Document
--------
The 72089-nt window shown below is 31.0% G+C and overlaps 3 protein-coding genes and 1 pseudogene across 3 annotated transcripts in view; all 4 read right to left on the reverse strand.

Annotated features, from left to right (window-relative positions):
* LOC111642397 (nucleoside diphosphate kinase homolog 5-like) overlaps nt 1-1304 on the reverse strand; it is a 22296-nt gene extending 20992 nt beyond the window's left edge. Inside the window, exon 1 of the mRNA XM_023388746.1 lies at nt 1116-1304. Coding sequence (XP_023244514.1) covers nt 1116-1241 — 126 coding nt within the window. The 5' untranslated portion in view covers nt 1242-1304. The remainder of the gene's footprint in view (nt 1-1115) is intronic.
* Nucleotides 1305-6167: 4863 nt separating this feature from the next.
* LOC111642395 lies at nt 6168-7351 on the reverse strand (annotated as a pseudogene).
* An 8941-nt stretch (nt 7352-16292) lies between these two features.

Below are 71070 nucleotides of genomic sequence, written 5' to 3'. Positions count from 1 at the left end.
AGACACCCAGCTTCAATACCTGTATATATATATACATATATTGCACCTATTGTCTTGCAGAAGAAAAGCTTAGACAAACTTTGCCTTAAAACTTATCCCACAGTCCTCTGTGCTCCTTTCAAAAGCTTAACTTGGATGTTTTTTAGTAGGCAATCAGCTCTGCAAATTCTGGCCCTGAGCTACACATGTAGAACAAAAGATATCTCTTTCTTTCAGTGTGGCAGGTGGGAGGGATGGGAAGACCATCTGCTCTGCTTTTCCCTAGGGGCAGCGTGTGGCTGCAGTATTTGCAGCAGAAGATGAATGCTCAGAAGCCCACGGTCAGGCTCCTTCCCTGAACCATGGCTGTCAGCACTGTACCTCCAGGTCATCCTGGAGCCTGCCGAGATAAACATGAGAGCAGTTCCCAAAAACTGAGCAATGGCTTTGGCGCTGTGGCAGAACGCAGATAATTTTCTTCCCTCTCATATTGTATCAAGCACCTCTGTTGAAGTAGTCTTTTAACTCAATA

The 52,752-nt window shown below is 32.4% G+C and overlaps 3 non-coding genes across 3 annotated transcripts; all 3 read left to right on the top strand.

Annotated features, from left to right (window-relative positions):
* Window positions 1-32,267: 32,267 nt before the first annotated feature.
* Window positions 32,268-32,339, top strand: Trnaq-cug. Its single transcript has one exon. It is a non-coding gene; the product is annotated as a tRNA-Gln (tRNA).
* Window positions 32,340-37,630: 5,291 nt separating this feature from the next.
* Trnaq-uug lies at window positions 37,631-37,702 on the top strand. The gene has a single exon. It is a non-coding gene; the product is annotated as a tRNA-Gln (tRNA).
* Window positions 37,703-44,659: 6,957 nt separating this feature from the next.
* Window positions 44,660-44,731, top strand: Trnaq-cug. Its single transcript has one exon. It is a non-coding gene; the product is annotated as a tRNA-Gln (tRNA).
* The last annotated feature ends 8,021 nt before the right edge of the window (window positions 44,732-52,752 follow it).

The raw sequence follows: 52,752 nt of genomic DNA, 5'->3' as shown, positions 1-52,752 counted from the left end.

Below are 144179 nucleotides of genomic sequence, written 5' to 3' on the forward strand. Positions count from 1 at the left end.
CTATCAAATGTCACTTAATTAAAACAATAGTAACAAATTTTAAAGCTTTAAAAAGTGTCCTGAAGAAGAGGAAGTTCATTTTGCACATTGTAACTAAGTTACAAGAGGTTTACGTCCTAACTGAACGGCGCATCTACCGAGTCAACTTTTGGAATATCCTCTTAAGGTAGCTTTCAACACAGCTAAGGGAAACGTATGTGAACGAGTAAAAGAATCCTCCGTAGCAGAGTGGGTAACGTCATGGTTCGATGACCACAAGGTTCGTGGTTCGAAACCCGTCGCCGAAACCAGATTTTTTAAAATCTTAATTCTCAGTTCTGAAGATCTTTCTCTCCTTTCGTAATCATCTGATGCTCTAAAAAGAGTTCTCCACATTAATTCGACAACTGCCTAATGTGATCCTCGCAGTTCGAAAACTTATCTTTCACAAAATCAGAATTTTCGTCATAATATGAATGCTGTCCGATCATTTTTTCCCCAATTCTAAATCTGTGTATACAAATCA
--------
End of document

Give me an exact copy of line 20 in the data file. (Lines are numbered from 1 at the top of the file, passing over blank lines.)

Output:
CTATCAAATGTCACTTAATTAAAACAATAGTAACAAATTTTAAAGCTTTAAAAAGTGTCCTGAAGAAGAGGAAGTTCATTTTGCACATTGTAACTAAGTTACAAGAGGTTTACGTCCTAACTGAACGGCGCATCTACCGAGTCAACTTTTGGAATATCCTCTTAAGGTAGCTTTCAACACAGCTAAGGGAAACGTATGTGAACGAGTAAAAGAATCCTCCGTAGCAGAGTGGGTAACGTCATGGTTCGATGACCACAAGGTTCGTGGTTCGAAACCCGTCGCCGAAACCAGATTTTTTAAAATCTTAATTCTCAGTTCTGAAGATCTTTCTCTCCTTTCGTAATCATCTGATGCTCTAAAAAGAGTTCTCCACATTAATTCGACAACTGCCTAATGTGATCCTCGCAGTTCGAAAACTTATCTTTCACAAAATCAGAATTTTCGTCATAATATGAATGCTGTCCGATCATTTTTTCCCCAATTCTAAATCTGTGTATACAAATCA